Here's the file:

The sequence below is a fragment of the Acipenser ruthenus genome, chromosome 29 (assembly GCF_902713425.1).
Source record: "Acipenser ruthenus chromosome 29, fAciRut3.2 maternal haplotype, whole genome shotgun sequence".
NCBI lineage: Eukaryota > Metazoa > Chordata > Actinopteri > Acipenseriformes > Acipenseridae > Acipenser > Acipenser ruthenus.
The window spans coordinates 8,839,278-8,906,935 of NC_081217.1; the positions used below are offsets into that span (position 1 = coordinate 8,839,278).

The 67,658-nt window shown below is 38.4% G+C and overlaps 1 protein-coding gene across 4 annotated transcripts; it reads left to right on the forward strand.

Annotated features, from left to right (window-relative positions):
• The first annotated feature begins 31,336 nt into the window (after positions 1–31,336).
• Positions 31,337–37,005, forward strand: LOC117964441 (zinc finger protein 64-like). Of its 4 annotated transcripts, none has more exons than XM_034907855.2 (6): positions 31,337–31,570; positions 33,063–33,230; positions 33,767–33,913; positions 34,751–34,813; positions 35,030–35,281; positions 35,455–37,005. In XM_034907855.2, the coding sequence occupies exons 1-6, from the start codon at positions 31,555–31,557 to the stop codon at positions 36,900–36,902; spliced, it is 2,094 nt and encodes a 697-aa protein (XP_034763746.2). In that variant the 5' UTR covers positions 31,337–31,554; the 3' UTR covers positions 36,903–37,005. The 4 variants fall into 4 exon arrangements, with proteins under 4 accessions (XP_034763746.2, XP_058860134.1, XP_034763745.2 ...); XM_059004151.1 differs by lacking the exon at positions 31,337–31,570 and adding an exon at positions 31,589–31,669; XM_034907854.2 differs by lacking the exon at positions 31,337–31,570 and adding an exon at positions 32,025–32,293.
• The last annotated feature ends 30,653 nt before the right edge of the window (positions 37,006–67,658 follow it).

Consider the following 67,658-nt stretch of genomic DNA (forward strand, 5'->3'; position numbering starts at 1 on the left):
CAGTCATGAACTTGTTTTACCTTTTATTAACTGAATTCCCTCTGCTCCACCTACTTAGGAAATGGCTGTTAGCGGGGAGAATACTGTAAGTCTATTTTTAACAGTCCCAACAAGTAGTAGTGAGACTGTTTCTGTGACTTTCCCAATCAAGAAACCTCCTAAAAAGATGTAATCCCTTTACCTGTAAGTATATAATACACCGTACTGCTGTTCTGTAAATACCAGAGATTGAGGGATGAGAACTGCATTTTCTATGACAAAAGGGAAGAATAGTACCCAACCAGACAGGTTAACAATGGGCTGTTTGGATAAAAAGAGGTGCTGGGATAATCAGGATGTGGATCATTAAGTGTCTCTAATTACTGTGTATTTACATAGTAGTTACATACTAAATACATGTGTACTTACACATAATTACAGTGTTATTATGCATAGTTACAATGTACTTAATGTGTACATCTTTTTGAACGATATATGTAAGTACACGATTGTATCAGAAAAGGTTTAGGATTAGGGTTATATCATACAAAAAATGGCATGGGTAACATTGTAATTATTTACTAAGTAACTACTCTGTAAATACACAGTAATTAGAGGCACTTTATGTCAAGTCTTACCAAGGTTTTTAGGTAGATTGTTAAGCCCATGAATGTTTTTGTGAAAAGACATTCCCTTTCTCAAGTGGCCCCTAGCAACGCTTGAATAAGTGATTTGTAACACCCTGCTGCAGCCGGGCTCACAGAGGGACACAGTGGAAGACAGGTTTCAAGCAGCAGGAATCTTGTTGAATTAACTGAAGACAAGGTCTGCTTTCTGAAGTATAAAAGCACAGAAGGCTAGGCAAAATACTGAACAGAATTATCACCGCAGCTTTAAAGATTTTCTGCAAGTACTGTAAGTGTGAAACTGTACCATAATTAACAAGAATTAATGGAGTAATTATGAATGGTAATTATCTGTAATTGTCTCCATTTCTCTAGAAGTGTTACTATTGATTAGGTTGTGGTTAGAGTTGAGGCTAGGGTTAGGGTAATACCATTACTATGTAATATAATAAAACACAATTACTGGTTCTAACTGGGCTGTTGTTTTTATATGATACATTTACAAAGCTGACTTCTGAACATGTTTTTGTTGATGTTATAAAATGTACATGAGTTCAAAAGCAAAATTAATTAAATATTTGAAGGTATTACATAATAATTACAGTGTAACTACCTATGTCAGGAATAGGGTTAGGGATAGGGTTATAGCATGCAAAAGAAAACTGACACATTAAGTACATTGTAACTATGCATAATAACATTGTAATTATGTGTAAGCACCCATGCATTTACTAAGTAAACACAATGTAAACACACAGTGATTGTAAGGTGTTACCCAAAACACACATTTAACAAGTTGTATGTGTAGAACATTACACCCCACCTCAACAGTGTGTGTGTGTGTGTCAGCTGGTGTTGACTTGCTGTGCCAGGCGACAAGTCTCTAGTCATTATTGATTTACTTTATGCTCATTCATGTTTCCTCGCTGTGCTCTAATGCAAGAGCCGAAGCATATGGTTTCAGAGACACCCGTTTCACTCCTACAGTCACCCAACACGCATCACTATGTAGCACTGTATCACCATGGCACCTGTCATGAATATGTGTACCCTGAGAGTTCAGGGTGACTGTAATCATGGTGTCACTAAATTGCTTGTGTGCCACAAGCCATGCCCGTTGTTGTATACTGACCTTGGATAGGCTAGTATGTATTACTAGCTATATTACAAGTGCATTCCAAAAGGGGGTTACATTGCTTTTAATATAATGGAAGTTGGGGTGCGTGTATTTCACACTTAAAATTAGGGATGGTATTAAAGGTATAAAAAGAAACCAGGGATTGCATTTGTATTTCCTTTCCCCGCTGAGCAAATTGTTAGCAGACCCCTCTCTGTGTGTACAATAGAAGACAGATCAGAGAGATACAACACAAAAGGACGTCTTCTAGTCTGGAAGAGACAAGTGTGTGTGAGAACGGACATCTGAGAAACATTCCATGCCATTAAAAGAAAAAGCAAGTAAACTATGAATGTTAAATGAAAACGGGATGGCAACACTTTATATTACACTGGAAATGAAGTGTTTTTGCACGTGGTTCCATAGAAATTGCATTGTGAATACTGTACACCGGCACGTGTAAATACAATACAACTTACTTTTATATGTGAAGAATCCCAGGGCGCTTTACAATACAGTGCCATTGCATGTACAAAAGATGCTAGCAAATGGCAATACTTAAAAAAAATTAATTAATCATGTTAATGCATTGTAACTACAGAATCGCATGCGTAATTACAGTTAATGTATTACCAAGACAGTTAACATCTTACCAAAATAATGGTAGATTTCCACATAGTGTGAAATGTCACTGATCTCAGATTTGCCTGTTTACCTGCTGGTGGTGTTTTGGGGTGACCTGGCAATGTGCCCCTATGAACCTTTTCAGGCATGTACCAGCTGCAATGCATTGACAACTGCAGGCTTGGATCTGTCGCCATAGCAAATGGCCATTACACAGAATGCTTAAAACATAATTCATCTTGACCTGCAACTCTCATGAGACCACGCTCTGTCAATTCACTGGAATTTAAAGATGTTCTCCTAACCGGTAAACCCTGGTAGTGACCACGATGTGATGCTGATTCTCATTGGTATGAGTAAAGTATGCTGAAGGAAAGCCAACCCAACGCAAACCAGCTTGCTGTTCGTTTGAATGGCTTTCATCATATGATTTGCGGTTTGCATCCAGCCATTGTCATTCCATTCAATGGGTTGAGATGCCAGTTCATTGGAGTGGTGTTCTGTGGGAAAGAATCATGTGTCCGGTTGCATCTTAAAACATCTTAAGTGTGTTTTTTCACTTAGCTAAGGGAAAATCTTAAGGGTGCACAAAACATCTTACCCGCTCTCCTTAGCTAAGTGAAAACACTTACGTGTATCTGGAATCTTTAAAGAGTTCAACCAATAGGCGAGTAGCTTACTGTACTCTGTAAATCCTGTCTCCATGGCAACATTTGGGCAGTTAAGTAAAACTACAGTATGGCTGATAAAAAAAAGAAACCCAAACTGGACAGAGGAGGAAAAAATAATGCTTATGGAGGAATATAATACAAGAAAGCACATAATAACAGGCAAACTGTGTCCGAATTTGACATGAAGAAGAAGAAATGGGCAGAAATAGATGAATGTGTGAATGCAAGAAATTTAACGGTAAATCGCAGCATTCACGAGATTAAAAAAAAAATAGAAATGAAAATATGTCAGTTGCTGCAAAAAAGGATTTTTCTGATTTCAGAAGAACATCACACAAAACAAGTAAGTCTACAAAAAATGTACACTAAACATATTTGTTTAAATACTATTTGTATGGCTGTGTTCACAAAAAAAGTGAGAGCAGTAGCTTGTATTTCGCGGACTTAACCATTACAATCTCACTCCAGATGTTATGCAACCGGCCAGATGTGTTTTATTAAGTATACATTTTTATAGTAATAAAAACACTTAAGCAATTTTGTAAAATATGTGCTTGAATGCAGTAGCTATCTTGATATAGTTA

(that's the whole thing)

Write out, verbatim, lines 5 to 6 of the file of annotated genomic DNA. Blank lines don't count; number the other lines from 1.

The 67,658-nt window shown below is 38.4% G+C and overlaps 1 protein-coding gene across 4 annotated transcripts; it reads left to right on the forward strand.

Annotated features, from left to right (window-relative positions):